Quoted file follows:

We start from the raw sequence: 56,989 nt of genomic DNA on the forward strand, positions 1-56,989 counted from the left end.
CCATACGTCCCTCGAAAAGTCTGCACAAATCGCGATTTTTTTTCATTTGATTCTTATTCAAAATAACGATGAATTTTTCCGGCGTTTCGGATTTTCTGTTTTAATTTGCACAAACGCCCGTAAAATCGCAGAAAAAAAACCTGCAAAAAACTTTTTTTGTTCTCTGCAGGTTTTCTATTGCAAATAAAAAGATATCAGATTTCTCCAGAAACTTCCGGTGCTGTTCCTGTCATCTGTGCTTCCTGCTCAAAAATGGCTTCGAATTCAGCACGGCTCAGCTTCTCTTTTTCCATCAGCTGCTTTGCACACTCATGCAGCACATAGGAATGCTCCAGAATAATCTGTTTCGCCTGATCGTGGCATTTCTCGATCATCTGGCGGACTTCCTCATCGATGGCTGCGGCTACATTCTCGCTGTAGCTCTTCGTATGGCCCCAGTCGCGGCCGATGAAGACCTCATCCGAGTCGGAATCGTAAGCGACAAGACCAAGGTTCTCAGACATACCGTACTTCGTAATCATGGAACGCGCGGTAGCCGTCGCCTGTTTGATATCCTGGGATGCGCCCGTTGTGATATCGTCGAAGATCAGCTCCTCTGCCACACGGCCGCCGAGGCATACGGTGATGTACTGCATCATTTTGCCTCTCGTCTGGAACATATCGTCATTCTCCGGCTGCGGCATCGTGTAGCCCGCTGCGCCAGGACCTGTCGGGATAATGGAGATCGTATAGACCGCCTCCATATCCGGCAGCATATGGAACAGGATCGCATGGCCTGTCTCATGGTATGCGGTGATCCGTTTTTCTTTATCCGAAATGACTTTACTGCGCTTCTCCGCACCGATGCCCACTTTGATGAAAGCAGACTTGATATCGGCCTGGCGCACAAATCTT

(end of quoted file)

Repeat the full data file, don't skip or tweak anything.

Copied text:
We start from the raw sequence: 56,989 nt of genomic DNA on the forward strand, positions 1-56,989 counted from the left end.
CCATACGTCCCTCGAAAAGTCTGCACAAATCGCGATTTTTTTTCATTTGATTCTTATTCAAAATAACGATGAATTTTTCCGGCGTTTCGGATTTTCTGTTTTAATTTGCACAAACGCCCGTAAAATCGCAGAAAAAAAACCTGCAAAAAACTTTTTTTGTTCTCTGCAGGTTTTCTATTGCAAATAAAAAGATATCAGATTTCTCCAGAAACTTCCGGTGCTGTTCCTGTCATCTGTGCTTCCTGCTCAAAAATGGCTTCGAATTCAGCACGGCTCAGCTTCTCTTTTTCCATCAGCTGCTTTGCACACTCATGCAGCACATAGGAATGCTCCAGAATAATCTGTTTCGCCTGATCGTGGCATTTCTCGATCATCTGGCGGACTTCCTCATCGATGGCTGCGGCTACATTCTCGCTGTAGCTCTTCGTATGGCCCCAGTCGCGGCCGATGAAGACCTCATCCGAGTCGGAATCGTAAGCGACAAGACCAAGGTTCTCAGACATACCGTACTTCGTAATCATGGAACGCGCGGTAGCCGTCGCCTGTTTGATATCCTGGGATGCGCCCGTTGTGATATCGTCGAAGATCAGCTCCTCTGCCACACGGCCGCCGAGGCATACGGTGATGTACTGCATCATTTTGCCTCTCGTCTGGAACATATCGTCATTCTCCGGCTGCGGCATCGTGTAGCCCGCTGCGCCAGGACCTGTCGGGATAATGGAGATCGTATAGACCGCCTCCATATCCGGCAGCATATGGAACAGGATCGCATGGCCTGTCTCATGGTATGCGGTGATCCGTTTTTCTTTATCCGAAATGACTTTACTGCGCTTCTCCGCACCGATGCCCACTTTGATGAAAGCAGACTTGATATCGGCCTGGCGCACAAATCTT